DETROIT -- Chuck Hayes, whose hands seem to find the basketball every time Kentucky absolutely, positively needs it, wants to get his mitts on something else now that history has been made at Ford Field:
"I'm going to go get the Guinness Book of World Records next year," Hayes said with a smile, "and make sure we're in there."
Guinness will record Kentucky's 79-74 victory over Michigan State on Saturday as the most-watched basketball game ever -- and a surprisingly crisp affair, given the cavernous surroundings and thick hype. The good book might also throw in a line about the world-record poise displayed by the Wildcats.
With 78,129 reasons to be tight, Kentucky shot 60 percent from the field.
With 146,258 eyeballs on them, the boys in blue would not blink, making one clutch play after another in the late going.
With about 70,000 fans rooting against them -- more opposition than any basketball team has ever faced -- Kentucky left them very quiet in the end.
Now, after a day of super-sized numbers, the Wildcats will be given a new number: One. Ready or not -- and so far no No. 1 team has been -- Kentucky figures to be on top of Monday's ESPN/USA Today poll.
"We really don't care about it," said Hayes, who had 17 points, 12 rebounds, four assists, two blocks and two steals. "That's just a number."
Connecticut didn't keep it for long. Neither did Kansas or Florida. Kentucky might not either -- but someone will have to beat the Cats without a lot of help. This team isn't the type to give away anything.
Kentucky might not be the best team in America. It certainly is not the most talented, the kind of squad that brings NBA scouts running to courtside every time it plays. And it's certainly not the most hyped collection of players, lacking a McDonald's All-American on the roster for the first time since 1991-92.
But this team has one thing in common with that team, which came to be known as "The Unforgettables" and played the epic game with Duke in Philadelphia: excellent basketball smarts. That team was led by seniors John Pelphrey, Deron Feldhaus, Sean Woods and Richie Farmer, and this team has similar senior savvy.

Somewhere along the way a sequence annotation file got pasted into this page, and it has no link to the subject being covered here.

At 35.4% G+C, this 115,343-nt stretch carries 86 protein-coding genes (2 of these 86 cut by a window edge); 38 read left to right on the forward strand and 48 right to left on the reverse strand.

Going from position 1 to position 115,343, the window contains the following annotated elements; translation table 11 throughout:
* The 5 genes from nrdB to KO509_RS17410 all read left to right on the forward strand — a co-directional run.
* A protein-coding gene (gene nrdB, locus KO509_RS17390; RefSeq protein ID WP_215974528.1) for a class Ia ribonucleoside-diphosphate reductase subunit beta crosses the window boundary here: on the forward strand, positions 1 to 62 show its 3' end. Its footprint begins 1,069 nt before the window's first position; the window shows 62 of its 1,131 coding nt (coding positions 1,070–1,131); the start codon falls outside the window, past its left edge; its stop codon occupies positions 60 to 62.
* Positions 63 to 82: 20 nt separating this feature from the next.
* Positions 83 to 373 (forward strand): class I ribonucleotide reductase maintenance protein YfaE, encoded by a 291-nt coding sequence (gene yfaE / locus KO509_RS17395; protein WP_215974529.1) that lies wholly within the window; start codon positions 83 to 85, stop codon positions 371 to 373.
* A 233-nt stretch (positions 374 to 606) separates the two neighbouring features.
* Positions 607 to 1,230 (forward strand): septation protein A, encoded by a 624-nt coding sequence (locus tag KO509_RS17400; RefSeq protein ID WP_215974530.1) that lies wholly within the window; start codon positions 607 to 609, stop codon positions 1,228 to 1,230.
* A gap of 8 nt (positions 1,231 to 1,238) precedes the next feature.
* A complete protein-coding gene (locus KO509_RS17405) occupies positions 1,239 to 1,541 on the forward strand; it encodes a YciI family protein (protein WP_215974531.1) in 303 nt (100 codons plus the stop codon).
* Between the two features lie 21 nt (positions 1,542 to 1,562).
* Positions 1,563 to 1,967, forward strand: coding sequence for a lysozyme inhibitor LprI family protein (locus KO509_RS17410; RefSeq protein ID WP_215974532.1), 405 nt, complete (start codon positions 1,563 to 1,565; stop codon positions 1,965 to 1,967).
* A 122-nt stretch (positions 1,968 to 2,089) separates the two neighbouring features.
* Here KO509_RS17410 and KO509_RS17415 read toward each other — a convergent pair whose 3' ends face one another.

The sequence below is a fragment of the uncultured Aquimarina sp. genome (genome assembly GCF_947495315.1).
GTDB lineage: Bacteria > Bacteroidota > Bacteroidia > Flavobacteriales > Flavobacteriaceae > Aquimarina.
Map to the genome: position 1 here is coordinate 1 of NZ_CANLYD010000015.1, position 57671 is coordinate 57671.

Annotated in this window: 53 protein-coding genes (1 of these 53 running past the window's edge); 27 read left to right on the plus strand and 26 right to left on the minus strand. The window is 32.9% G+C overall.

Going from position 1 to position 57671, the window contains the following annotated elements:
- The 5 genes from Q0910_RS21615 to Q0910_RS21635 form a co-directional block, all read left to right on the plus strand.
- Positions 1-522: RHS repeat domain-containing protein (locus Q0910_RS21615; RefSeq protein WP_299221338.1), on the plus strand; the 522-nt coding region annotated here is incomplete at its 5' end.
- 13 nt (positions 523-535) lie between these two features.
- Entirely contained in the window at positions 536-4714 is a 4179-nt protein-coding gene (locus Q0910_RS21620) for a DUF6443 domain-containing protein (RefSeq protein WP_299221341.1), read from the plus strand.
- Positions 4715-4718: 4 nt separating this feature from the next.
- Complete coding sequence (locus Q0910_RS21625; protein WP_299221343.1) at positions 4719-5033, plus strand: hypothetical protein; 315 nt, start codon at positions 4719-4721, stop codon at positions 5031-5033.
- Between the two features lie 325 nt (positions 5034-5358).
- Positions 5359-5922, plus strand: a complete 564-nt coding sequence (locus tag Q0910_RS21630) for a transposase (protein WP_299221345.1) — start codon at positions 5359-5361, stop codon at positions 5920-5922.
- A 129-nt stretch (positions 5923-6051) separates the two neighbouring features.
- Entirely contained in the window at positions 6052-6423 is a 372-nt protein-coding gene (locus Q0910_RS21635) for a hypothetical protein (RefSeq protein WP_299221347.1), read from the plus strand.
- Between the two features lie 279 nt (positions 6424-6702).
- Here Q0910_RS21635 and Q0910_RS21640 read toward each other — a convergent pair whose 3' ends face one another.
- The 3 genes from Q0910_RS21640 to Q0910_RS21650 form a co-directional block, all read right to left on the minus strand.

This veteran team -- an anachronism in today's college basketball -- showed its exceptional feel for the game at crunch time Saturday. Four times in the final minutes, the Spartans pulled to within a basket after trailing all game. Four times, Kentucky responded with big plays to retain the lead and remain undefeated.
Tubby Smith's team is now 5-0 for the first time in his seven seasons at Kentucky, and has won 31 of its last 32 dating back to December 2002. Aside from a notable hiccup against Marquette in the regional finals, the roll hasn't really stopped.
With seniors Gerald Fitch, Erik Daniels and Cliff Hawkins and junior Hayes, these guys know what it takes. Saturday, it took Hayes playing 38 minutes, and Fitch and Hawkins each playing 39. This is not a deep team, but the core of it certainly doesn't rattle easily.
"They're not intimidated by opponents or atmosphere," Smith said of his leaders. "We have experienced guys who understand ... how to raise their intensity when it's called for."
So far this college basketball season, the landscape has been littered with teams fumbling and bumbling their way through end-game situations. There's been an epidemic of bad shots, bad passes and defensive lapses. Understanding time and score -- and executing when time is short and the score is tight -- seems like a lost art.
Then just when you think that nobody knows how to play intelligently, Kentucky comes into a circus setting and shows off its basketball IQ.
The panoramic setting didn't bother them. Neither did the waves of green that rose to the Ford Field rafters. An incredibly deep shooting background never caused a problem. A basketball court that felt like a stage, rising three feet off the Detroit Lions' artificial turf, was not an issue. Neither was a delay at the start of the second half when the lights were slow coming back on after the obligatory halftime laser-light show.
And Michigan State's comeback from a 15-point first-half hole couldn't unnerve the Cats, either.
When State closed to within a point, Fitch drew a foul with one second on the shot clock and made two free throws. When the lead was two in the final minute, the 6-6 Hayes dropped a left-handed jump hook over 6-11 Paul Davis. When it was two again with 22 seconds left, Fitch hit two more free throws.
"They're veterans," Smith said. "They're tested. They've been hardened by the wars they go through."
"It's just experience," Hayes said. "We've got a lot of guys that know what it takes and what they have to do to win."
The wins keep coming for Kentucky, and now that history has been made in Michigan, here comes the unlucky No. 1 ranking. If any team has the maturity and mentality to handle that hot potato for longer than a week, the Wildcats are it.
Pat Forde of the Louisville Courier-Journal is a regular contributor to ESPN.com